The Best Financial Planning Tips For Recent College Grads

Written by guest blogger: Jackie Waters. Jackie is passionate about sustainability and simplicity.  She runs, providing advice on being…Hyper Tidy!

Graduating college is a huge milestone in anyone’s life, but it can also be a little scary. Where do you go from here? How do you start building savings while you’re looking for your dream job? Those questions can be overwhelming if you let them, so the first step is to sit down and write out a plan. Think about your goals and how you can shape them; are you just ready to plan for the immediate future, or do you want to take steps to create a retirement fund? It’s never too early to start thinking about such things; in fact, depending on your current income, you’re going to need an estimated 70-90% of what you make now to maintain your standard of living after you retire. That means a lot of saving and planning, so sit down and work out a budget so that you can begin putting away money weekly or bi-weekly.

Here are some of the best tips on how to get creative and start planning for the future:

Ask for help

You don’t have to do all the planning for your future alone; when family members ask about potential holiday or birthday gifts, tell them you’d love a contribution to add to your own savings account rather than a store-bought gift. Your loved ones will appreciate knowing that their gift will go to a worthy cause, and you’ll have a little extra to sock away for the future.

Work out a budget

This can be tricky if you’re just starting out with a new career, as you may not be completely familiar with what your income will be like just yet. That’s okay; estimate what your monthly income will be and add up all your expenses–car payment, insurance, rent or mortgage, utilities, etc.–to see what you have leftover. If it’s not enough to cover groceries and gas, it’s time to start thinking about ways to make a little extra cash. If you have experience in accounting, consider doing some freelance work during tax season (your tax situation will be a bit different as your client will have to use 1099 software to get you the proper form); if you’re skilled at something creative, like making jewelry or art, start an online shop to sell your wares. You can also use social media to garner interest in babysitting or tutoring jobs, as well. Having extra money means you can focus on making your way toward your dream job.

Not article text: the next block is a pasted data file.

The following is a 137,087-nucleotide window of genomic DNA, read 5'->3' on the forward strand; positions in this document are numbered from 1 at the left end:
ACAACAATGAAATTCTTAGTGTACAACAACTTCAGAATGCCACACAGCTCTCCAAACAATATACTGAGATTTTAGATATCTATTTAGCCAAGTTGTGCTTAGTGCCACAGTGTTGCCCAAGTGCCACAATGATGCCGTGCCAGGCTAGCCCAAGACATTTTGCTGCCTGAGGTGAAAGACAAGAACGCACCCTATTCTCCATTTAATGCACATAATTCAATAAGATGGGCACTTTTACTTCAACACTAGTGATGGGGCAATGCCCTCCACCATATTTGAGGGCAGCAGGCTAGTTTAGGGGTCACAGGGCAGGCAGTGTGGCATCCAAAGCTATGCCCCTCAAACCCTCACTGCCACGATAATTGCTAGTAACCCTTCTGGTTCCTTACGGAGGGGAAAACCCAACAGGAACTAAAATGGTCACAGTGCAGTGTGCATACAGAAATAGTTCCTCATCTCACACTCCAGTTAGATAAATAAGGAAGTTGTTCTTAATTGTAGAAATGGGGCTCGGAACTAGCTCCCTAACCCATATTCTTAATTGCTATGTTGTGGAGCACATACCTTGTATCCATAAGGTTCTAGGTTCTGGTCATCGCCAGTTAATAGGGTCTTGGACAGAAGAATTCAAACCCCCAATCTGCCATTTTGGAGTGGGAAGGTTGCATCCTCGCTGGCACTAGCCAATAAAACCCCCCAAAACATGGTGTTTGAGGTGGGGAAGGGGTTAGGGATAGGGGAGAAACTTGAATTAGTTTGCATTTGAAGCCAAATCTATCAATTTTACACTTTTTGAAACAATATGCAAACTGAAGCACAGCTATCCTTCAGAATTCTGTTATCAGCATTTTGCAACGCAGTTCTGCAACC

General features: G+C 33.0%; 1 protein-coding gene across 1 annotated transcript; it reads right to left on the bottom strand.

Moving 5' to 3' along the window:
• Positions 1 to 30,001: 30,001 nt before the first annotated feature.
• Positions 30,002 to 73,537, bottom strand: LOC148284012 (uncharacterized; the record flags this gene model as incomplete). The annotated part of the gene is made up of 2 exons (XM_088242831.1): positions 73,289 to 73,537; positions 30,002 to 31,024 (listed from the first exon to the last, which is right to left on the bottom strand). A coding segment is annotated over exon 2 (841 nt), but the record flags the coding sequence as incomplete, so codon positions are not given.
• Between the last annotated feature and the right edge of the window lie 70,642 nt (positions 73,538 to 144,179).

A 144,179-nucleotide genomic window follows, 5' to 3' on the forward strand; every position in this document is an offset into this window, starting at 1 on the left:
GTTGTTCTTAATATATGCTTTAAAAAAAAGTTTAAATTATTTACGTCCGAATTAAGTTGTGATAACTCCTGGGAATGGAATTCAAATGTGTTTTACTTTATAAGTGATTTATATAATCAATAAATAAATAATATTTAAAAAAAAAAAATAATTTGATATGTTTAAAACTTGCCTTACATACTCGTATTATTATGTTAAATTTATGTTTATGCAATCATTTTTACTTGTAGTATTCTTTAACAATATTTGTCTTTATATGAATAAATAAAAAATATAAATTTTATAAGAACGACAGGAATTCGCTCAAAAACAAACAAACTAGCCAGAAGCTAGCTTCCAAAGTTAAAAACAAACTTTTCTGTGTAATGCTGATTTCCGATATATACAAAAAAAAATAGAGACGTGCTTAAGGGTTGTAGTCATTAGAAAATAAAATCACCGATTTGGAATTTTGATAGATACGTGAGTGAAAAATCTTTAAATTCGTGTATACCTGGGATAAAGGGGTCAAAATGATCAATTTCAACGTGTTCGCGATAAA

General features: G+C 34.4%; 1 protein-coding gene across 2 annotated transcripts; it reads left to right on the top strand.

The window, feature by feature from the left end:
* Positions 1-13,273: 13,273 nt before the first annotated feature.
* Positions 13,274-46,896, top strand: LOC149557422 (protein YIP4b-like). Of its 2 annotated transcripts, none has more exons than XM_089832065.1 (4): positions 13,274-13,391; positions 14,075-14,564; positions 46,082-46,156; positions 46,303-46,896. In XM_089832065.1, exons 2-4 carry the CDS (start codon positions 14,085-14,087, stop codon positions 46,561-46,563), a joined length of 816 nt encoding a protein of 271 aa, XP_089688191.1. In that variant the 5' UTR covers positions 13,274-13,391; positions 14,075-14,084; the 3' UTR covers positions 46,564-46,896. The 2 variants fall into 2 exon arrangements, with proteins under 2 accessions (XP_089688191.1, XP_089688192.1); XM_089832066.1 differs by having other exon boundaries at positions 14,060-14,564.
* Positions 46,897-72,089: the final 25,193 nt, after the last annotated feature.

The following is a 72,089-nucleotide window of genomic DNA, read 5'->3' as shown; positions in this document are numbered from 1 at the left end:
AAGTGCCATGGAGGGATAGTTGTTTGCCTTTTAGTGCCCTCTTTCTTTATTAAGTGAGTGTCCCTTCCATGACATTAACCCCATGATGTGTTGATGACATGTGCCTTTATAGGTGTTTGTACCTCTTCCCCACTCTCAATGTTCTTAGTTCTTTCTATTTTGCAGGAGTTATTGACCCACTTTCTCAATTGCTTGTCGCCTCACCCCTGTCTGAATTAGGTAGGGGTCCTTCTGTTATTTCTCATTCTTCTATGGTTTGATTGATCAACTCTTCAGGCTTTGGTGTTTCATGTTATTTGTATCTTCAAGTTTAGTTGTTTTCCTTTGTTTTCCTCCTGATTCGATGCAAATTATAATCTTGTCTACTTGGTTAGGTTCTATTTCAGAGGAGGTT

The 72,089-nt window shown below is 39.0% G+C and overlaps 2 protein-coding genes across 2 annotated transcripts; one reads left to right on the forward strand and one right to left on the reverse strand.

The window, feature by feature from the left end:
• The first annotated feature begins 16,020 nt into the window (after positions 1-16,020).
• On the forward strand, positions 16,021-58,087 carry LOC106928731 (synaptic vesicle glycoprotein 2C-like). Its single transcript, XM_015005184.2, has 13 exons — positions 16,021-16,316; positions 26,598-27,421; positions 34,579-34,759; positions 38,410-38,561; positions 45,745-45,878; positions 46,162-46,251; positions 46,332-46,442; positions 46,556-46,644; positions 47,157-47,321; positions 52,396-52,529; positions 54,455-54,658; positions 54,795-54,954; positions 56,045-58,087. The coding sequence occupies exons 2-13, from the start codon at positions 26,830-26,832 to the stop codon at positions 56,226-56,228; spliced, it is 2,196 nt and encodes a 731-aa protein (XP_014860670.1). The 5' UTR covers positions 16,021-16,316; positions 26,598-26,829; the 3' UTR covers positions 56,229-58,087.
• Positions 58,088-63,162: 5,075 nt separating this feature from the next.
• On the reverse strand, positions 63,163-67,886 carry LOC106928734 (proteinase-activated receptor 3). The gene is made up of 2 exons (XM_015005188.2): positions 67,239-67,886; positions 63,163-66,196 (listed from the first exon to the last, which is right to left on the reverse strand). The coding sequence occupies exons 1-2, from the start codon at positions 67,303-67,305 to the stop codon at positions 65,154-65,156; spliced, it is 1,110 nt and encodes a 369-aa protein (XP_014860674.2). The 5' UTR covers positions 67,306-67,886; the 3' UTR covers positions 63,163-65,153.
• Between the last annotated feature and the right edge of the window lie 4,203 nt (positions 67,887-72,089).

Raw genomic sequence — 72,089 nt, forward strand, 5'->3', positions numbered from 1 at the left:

Say no to credit

While it’s a good idea to build up your credit for big purchases–such as a home or a car–it’s important to stay as debt-free as possible. This means saving up for that television instead of opening up a line of credit at the store, and only using your credit cards when you absolutely have to. Relying on them for everyday purchases is a good way to get deep into debt, which will only hinder your ability to save for the future.

Pay off your debts

Many of us are burdened with student loans that have astronomical interest rates, so, if possible, start paying them down as soon as possible. Add an extra twenty-five or fifty dollars to your payment when you can, and don’t put it off because you don’t think you can manage a payment one particularly tight month; instead, pinch those pennies in other areas. Start taking your lunch to work rather than relying on fast food, and carpool when you can to save on gas.

Saving and planning for the future doesn’t have to be a stressful event. Start small and figure out what your goals are; the rest will fall into place with a little preparation.


Guest Blogger

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